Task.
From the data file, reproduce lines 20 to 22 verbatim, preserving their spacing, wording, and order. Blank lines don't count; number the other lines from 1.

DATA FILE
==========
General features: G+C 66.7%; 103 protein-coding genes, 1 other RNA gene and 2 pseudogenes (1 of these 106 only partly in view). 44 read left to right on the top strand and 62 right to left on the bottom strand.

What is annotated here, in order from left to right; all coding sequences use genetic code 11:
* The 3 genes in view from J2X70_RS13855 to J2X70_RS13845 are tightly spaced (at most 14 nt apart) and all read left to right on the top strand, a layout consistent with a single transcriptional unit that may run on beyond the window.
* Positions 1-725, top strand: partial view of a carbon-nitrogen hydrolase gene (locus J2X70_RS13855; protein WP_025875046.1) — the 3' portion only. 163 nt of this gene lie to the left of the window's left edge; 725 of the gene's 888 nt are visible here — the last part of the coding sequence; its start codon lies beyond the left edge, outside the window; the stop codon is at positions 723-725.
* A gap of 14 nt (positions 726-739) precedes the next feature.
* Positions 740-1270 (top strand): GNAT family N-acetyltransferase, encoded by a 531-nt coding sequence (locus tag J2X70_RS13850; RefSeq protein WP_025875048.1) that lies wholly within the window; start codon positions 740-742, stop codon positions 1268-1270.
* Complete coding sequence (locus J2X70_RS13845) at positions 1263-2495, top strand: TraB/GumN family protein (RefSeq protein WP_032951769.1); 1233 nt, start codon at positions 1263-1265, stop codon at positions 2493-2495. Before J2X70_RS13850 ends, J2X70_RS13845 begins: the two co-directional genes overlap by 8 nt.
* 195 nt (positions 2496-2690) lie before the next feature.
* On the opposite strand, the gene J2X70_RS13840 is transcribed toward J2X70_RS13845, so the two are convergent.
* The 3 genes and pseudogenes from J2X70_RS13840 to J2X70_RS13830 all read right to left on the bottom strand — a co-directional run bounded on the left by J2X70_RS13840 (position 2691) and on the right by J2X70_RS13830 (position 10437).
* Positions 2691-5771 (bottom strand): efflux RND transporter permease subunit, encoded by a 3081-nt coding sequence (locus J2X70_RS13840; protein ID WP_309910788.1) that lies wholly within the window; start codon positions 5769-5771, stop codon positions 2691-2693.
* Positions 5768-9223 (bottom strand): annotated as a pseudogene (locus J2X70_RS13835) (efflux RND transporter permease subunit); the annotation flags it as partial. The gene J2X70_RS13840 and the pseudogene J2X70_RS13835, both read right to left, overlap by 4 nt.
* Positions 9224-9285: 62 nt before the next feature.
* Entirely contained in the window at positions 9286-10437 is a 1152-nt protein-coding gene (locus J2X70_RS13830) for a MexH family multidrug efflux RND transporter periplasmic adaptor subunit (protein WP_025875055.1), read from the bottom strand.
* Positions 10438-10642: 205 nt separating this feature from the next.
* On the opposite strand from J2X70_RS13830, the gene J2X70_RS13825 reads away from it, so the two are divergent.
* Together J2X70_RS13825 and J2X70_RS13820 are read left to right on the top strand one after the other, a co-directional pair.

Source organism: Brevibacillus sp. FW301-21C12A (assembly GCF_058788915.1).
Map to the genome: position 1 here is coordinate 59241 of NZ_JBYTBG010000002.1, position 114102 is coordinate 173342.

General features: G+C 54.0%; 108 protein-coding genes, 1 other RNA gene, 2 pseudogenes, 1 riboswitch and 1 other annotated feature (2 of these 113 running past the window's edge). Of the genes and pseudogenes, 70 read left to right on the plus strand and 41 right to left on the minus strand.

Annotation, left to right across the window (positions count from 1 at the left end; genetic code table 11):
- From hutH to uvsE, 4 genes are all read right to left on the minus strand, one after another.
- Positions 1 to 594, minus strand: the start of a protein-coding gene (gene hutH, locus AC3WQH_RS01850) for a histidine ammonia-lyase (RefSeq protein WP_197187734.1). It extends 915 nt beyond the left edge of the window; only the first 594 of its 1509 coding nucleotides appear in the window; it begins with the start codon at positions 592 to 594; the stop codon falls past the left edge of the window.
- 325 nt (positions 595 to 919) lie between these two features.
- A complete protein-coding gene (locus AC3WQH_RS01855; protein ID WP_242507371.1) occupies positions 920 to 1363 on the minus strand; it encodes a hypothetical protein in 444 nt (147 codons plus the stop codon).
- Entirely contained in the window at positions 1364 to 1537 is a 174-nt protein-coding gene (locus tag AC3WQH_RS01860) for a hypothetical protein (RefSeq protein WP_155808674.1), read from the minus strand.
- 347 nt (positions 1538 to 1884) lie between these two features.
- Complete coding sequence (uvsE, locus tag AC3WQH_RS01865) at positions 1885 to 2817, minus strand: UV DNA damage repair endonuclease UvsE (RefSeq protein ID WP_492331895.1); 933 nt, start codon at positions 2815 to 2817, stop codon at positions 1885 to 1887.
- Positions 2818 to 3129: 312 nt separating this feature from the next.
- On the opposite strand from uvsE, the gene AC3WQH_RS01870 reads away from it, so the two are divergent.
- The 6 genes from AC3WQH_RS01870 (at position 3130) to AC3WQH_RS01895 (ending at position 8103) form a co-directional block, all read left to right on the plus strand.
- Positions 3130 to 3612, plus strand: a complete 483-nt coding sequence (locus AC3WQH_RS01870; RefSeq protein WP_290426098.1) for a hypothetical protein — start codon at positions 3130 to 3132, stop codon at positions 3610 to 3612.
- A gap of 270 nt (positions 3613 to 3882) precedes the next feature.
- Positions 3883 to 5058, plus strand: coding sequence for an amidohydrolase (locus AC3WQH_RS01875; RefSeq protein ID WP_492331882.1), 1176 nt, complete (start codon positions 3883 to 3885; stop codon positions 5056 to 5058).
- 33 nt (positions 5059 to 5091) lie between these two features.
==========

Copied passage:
General features: G+C 54.0%; 108 protein-coding genes, 1 other RNA gene, 2 pseudogenes, 1 riboswitch and 1 other annotated feature (2 of these 113 running past the window's edge). Of the genes and pseudogenes, 70 read left to right on the plus strand and 41 right to left on the minus strand.

Annotation, left to right across the window (positions count from 1 at the left end; genetic code table 11):
- From hutH to uvsE, 4 genes are all read right to left on the minus strand, one after another.